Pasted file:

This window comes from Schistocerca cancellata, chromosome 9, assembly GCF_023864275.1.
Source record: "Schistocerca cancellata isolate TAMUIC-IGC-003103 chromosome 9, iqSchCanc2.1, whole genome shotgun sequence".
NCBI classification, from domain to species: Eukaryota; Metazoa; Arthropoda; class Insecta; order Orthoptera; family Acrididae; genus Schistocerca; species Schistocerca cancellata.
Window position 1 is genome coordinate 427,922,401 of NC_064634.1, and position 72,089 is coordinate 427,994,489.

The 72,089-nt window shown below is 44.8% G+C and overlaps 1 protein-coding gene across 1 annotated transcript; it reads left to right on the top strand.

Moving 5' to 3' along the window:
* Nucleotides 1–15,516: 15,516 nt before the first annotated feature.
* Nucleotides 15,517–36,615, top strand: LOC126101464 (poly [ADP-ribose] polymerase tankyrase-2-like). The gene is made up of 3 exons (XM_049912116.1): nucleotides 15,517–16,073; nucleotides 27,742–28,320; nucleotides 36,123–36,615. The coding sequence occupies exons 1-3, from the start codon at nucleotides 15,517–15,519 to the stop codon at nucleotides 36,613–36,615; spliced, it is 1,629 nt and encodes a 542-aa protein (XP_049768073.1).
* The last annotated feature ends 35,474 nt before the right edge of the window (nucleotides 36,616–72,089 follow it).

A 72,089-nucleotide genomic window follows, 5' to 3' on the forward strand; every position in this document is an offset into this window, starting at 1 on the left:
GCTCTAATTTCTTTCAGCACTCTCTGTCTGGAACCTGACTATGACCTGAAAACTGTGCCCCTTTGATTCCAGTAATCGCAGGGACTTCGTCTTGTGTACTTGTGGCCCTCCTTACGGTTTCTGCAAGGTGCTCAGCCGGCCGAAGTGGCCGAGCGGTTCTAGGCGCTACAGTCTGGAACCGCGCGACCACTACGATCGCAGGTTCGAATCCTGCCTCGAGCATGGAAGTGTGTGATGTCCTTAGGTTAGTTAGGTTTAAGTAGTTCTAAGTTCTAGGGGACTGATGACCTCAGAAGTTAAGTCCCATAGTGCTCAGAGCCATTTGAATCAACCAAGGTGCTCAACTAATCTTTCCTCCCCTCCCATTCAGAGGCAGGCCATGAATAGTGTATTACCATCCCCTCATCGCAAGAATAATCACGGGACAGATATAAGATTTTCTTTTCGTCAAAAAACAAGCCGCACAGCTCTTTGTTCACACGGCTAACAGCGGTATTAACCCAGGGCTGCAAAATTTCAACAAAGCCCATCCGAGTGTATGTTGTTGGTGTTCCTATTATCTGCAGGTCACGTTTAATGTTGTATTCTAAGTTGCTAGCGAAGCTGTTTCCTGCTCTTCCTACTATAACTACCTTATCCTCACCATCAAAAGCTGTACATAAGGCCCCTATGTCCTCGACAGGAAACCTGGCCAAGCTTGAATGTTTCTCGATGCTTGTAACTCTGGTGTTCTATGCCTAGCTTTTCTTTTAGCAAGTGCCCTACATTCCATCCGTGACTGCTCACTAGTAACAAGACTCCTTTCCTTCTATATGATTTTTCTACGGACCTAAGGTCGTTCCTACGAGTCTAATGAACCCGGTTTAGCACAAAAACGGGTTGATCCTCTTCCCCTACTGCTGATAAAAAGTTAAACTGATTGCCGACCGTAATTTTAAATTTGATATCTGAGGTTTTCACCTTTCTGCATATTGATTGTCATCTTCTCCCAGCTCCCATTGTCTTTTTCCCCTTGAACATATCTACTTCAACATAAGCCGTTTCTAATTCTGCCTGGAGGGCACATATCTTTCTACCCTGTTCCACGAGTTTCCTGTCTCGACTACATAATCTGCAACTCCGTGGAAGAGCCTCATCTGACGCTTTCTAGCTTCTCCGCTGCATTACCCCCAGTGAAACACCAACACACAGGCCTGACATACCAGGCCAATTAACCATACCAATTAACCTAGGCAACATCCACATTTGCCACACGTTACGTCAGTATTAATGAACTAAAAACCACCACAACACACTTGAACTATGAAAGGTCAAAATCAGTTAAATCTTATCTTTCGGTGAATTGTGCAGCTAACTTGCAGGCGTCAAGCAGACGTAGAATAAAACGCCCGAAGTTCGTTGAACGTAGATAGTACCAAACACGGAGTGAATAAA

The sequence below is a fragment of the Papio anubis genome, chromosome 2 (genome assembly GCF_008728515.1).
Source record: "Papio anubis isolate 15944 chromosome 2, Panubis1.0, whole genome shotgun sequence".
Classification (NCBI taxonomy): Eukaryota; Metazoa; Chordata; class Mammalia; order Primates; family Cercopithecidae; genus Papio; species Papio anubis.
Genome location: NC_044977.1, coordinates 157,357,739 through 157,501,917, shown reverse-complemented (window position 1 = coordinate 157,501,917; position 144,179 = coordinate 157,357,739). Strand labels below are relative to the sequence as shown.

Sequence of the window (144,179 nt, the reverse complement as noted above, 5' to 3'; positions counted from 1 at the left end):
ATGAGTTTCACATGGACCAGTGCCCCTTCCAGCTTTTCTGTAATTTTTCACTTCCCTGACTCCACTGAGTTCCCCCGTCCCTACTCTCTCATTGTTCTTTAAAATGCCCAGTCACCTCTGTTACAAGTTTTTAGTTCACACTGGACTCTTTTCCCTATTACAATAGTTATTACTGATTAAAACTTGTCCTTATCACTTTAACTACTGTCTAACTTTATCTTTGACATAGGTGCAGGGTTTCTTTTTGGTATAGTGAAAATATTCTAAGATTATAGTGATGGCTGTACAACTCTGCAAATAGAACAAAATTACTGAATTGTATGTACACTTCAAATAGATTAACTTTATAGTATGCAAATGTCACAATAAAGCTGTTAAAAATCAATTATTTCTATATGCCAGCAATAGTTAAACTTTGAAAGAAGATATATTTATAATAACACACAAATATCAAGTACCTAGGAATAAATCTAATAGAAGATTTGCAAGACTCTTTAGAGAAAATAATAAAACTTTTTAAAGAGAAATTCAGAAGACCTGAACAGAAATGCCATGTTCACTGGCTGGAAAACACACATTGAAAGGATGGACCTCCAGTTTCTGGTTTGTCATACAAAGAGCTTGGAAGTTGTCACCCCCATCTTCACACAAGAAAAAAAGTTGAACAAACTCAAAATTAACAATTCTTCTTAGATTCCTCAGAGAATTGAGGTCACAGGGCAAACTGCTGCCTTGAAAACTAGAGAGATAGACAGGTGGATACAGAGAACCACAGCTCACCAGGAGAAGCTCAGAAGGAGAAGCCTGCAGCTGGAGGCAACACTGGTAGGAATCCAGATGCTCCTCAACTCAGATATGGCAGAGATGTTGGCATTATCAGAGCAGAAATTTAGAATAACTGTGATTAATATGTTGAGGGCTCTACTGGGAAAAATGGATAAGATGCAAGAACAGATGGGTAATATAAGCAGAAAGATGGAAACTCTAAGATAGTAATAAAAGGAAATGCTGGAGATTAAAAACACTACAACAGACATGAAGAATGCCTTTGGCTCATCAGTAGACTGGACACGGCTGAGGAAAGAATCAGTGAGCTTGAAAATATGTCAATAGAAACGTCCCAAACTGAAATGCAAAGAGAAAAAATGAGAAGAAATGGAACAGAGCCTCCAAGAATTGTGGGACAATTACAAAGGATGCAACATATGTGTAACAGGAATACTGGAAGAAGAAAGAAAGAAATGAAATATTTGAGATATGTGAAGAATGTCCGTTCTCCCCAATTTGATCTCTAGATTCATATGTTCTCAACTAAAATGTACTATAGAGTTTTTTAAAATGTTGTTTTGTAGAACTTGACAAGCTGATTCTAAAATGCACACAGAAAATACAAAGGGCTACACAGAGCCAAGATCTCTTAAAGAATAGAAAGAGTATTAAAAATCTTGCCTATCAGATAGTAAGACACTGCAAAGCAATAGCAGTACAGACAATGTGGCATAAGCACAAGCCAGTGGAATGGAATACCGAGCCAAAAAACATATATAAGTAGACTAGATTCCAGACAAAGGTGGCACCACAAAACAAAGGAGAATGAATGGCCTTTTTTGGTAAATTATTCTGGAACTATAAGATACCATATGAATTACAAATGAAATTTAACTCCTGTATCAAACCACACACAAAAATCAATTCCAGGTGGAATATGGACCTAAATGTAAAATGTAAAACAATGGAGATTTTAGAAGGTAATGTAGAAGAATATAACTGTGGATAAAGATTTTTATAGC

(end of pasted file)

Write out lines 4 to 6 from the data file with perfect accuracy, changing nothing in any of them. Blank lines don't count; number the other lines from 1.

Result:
Window position 1 is genome coordinate 427,922,401 of NC_064634.1, and position 72,089 is coordinate 427,994,489.

The 72,089-nt window shown below is 44.8% G+C and overlaps 1 protein-coding gene across 1 annotated transcript; it reads left to right on the top strand.

Moving 5' to 3' along the window: